The Last Road Trip
by Megan Denese Mealor
We wheeled to Savannah
in your mutated, maladroit Mazda,
its swarthy skeleton palpitating,
drumming rigorous ramshackle limbs,
venting vapor into the voguish March violet.
My crimson cowhide valise was corrupt
with jalapeno vodka, white oak whiskey,
bourbon clarified from Kentucky chimeras.
Your risky rucksack restrained a double-braced
dog bone, copperstone lady legs,
decaying wallet of headlong wagers.
The highway was a hymnary of hickories,
cyclopean yellow slash pine pulpwood.
Contorted country carols chirruped
from the discursive dial,
commemorating chivalric caballeros,
Your survey sidled over,
taking in my aloof aromatics,
the turbulence of my virginal hands
as I lowered the clammy window,
absorbing the unbound antique atlas,
pink roses scaling homespun fences,
dogwood trees baking buttery flourishes,
bawdy lemon perfume of milky magnolias.
We knew each other too well by then,
perceived every bone and knot and pearl,
had untangled tempers, tragedies, and tones.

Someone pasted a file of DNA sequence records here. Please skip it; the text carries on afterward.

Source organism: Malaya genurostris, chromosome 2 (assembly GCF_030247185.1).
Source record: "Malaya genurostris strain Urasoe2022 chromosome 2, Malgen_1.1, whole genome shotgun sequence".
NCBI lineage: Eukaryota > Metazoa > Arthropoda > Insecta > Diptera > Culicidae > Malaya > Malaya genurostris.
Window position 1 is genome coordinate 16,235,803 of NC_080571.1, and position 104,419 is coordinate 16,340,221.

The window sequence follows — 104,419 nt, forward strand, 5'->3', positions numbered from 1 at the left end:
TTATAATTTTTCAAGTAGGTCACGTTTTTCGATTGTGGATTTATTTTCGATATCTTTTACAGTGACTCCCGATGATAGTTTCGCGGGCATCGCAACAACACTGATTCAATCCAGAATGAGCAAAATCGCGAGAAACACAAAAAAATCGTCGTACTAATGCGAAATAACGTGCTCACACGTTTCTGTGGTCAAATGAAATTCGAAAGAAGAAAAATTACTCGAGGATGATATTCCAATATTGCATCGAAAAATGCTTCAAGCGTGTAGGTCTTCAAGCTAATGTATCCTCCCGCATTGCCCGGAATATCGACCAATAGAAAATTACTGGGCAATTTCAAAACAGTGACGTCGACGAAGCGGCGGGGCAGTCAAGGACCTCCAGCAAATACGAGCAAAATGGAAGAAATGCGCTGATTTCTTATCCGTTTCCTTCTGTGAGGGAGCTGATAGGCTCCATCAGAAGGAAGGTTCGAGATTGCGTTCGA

Sluggish stars wilted in the jumbled welkin,
our world-weary rhythm a scythe on stone.
Where you drifted, I bordered.
Where you wintered, I embroidered.
Previously published in Visitant Lit, 2018
Megan Denese Mealor echoes and erases in her native land of Jacksonville, Florida. A survivor of bipolar disorder, she incorporates her kaleidoscopic emotions and manic fire into her writing. Her poetry and short stories have been published worldwide, most recently in Spillwords, Ginosko Literary Journal, and The Stray Branch. Nominated twice for the 2018 Pushcart Prize, Megan has authored two full-length poetry collections: Bipolar Lexicon (Unsolicited Press, 2018) and Blatherskite (Clare Songbirds Publishing House, 2019). Currently she is an English student at the University of North Florida while caring for her autistic son. She, her family, and three cats live in a cavernous, yet cozy townhouse ornamented with ads for Victorian inventions.